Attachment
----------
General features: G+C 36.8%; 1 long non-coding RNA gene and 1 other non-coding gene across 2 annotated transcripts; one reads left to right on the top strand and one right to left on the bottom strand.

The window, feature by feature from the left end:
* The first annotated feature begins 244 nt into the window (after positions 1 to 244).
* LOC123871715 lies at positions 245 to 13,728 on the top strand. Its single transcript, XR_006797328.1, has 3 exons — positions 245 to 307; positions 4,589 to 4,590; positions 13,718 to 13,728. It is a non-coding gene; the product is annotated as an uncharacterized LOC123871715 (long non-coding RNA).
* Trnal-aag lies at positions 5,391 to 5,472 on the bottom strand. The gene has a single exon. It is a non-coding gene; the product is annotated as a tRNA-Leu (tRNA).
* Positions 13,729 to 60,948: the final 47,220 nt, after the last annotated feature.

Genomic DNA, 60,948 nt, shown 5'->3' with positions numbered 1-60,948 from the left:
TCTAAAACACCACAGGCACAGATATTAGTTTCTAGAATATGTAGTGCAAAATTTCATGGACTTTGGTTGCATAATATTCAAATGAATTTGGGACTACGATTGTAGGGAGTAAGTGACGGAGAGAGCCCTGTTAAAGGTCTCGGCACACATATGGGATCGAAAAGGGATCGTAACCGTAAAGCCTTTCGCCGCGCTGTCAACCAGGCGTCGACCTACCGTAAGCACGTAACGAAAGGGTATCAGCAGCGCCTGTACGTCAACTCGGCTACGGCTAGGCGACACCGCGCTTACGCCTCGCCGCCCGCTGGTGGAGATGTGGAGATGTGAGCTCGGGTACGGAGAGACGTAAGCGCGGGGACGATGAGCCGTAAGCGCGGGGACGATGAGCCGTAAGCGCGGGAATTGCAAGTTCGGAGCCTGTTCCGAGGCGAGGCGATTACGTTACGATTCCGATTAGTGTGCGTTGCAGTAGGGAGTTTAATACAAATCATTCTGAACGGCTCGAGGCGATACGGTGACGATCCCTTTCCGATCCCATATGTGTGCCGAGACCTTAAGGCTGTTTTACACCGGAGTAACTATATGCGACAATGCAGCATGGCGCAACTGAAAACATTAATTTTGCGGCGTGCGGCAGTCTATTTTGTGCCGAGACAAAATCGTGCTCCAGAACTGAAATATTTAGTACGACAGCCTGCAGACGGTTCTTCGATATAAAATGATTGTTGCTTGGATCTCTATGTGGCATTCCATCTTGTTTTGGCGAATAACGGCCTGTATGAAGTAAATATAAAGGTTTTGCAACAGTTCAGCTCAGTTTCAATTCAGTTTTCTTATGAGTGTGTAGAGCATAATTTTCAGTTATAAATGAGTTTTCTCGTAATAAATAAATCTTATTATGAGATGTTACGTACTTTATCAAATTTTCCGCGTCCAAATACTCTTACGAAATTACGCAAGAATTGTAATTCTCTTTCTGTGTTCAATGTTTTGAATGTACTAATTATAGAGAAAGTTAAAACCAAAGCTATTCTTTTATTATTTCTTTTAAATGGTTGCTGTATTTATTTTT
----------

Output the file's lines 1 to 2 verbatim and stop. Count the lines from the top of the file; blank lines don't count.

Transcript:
General features: G+C 36.8%; 1 long non-coding RNA gene and 1 other non-coding gene across 2 annotated transcripts; one reads left to right on the top strand and one right to left on the bottom strand.

The window, feature by feature from the left end: